When you last spoke to The Monthly, DU Dance had started to facilitate socially distanced classes and re=engage with young people again. What is the situation now?
Thankfully we are still delivering in person classes with all of our youth engagement projects. As everybody who works with young people knows, they are not really that keen on engaging online anymore. At the moment at least, we are fortunate that we don’t have to.
Is most of your work back to being face to face or do you maintain some work in a digital space?
No, everything we are currently doing is in person. We lose a lot of the benefit of the work by going online, so wont unless we have no choice. It’s a lot of extra work, making sure we do everything to keep young people safe, but it’s worth it. Having said that, we are doing a lot of meetings online and that saves time. And it’s great to be able to join seminars and training events without having to factor in the travel time and expenses.
Are the projects you had to postpone back up and running?
Most of the projects we had to postpone we have managed to reschedule. A couple we have now delivered, but a few will probably not happen….. or at least are on a bit more of a longer finger.
What about the international work the organisation does. Has that been re-established?
Yes. We have worked to keep our communications open with partner organisations in Bethlehem and Addis Ababa, and have developed a new partnership in Liepzig. We have been able to continue supporting them and, all being well, plan to travel there, and for them to come here, in the coming year. Young people from Liepzig will come here in February on a creative exchange and members of our Youth Steering Group will go there in April. In August we have a group from Bethlehem coming to Belfast to perform as part of Féile an Phobail and five artists from here will go there at the end of the year. We have a number of exciting projects we are supporting in Addis Ababa but don’t have a date to travel there yet.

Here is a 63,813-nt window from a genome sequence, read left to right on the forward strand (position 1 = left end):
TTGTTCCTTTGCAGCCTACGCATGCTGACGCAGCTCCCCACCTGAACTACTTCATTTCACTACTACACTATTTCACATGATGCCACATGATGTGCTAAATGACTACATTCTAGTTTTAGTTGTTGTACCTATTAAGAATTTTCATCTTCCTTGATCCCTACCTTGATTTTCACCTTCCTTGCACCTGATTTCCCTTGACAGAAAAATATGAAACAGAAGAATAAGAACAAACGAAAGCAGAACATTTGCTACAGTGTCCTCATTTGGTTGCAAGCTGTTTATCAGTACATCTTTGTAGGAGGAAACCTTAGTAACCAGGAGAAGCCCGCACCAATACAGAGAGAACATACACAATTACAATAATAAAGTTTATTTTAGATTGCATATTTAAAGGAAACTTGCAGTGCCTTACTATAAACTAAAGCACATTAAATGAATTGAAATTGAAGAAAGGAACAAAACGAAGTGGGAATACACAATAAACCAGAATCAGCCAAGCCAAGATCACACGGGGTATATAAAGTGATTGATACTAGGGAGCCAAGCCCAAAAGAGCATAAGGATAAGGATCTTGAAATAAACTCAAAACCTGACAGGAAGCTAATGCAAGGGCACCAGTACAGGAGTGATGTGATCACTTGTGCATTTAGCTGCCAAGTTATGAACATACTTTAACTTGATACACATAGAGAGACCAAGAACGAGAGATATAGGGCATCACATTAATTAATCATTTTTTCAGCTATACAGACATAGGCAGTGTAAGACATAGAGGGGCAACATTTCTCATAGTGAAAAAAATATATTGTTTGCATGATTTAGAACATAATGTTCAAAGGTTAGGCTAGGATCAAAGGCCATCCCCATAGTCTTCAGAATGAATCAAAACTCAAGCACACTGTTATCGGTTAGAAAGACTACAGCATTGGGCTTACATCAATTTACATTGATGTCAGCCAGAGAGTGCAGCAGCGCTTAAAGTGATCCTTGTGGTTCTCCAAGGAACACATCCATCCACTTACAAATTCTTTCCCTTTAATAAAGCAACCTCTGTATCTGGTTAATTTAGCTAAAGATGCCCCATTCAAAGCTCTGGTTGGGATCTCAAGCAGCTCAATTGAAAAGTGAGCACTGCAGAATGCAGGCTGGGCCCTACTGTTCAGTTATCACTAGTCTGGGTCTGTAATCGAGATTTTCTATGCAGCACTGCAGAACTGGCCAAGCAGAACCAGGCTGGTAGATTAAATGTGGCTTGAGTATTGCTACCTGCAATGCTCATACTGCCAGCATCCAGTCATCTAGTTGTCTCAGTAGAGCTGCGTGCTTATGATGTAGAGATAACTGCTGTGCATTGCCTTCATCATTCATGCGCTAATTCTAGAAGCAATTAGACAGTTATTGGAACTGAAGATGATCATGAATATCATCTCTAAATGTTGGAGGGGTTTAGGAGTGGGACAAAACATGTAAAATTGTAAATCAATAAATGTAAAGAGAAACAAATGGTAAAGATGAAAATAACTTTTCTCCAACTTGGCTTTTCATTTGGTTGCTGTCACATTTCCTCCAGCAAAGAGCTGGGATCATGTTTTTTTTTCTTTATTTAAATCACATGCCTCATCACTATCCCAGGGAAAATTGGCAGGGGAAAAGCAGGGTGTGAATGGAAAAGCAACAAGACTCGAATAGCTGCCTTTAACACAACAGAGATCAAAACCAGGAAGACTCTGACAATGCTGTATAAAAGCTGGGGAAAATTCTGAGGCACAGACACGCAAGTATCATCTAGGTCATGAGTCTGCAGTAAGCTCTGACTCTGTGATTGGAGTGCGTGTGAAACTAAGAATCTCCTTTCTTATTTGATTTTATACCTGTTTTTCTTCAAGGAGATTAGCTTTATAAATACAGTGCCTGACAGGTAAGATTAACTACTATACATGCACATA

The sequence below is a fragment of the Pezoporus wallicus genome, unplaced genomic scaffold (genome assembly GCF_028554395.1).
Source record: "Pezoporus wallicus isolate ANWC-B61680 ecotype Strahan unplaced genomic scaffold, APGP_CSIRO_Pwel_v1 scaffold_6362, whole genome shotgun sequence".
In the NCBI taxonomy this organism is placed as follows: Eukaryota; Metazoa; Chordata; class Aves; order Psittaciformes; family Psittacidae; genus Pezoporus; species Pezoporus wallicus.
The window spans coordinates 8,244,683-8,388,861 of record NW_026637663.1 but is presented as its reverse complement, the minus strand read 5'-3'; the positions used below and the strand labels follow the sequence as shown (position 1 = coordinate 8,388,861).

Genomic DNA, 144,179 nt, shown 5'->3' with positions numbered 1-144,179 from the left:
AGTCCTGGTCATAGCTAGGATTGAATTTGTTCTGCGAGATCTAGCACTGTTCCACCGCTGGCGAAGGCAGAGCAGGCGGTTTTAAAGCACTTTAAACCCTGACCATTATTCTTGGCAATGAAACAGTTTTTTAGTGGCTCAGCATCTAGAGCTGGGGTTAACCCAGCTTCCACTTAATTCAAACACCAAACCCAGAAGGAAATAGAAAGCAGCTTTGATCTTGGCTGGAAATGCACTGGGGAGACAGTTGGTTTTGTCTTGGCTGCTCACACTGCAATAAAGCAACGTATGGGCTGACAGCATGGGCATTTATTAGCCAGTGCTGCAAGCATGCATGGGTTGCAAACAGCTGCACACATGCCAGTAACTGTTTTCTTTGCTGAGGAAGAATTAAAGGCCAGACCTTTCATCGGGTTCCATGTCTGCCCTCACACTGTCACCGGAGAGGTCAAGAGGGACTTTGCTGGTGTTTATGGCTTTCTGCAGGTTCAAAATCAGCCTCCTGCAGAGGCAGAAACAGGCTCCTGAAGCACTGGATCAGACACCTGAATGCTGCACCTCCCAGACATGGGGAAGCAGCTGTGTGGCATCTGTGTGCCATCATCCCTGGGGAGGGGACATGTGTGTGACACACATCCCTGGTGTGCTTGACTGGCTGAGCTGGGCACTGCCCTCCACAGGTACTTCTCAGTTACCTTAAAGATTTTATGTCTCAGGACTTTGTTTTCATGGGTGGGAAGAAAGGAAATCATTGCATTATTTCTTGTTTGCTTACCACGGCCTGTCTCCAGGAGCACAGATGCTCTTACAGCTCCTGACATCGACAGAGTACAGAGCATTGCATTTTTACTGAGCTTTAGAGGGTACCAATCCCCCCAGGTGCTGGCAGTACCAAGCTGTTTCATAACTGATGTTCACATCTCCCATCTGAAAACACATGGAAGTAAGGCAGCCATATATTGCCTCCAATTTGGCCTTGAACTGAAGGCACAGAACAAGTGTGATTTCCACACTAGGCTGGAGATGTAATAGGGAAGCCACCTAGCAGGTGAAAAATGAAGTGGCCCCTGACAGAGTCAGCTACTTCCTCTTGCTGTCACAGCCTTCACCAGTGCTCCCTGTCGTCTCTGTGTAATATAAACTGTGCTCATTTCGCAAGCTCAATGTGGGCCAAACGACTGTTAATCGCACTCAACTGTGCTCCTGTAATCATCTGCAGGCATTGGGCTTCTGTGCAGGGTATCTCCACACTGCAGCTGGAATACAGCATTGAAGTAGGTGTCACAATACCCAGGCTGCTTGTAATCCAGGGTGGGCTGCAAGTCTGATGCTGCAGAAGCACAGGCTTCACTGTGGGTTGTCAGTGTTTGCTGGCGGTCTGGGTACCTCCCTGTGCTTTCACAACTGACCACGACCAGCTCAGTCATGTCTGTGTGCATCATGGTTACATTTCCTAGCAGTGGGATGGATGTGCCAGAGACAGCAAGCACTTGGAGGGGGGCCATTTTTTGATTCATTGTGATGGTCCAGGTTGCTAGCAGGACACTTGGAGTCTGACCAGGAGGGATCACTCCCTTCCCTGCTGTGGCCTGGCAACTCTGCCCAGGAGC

What are some of the challenges you have had to overcome?
A lot of the challenges concern trying to keep positive and optimistic, and then helping all of the artists we work with to do the same. It’s hard when you are having to re organising a project for the fourth or fifth time to stay enthusiastic, and delivering anything takes a lot more energy. But the young people we work with come to us for that positive energy and we are very mindful of how hard the pandemic has hit them. The arts sector too has been pretty much driven to it’s knees and I know we are all trying to get back up to our feet. As a company I think core staff have got used to working from home, at the moment we’re following government guidelines and only working from the office one day a week. Who knows when this will change!! There is a knock on effect though to that too. The energy and ideas exchange that comes from meeting people or bumping into someone and grabbing a quick coffee and chat doesn’t happen and the effect of that can’t be underestimated. I’m loving not having to look for parking in the Botanic area every day though…a very small consolation.
Have the funders of your work maintained their support through these difficult circumstances?
Mostly they have been fantastic and we are really, really appreciative of that. It would be great if the level of flexibility, understanding and support they have shown was to continue. It feels much more of a partnership with all of our funders.
Thoughts on the future of DU Dance?
Onwards and upwards……if communities stay open and we can deliver our planned programme. Everything crossed for that. I don’t want to think about what happens if that isn’t the case though and we close down again. The thought of more re scheduling, more reorganising, less money available to put bread on the table, less work happening, is depressing. If it happens we’ll meet it, but it’s coming up to Christmas and I want to stay positive and hopeful for the future.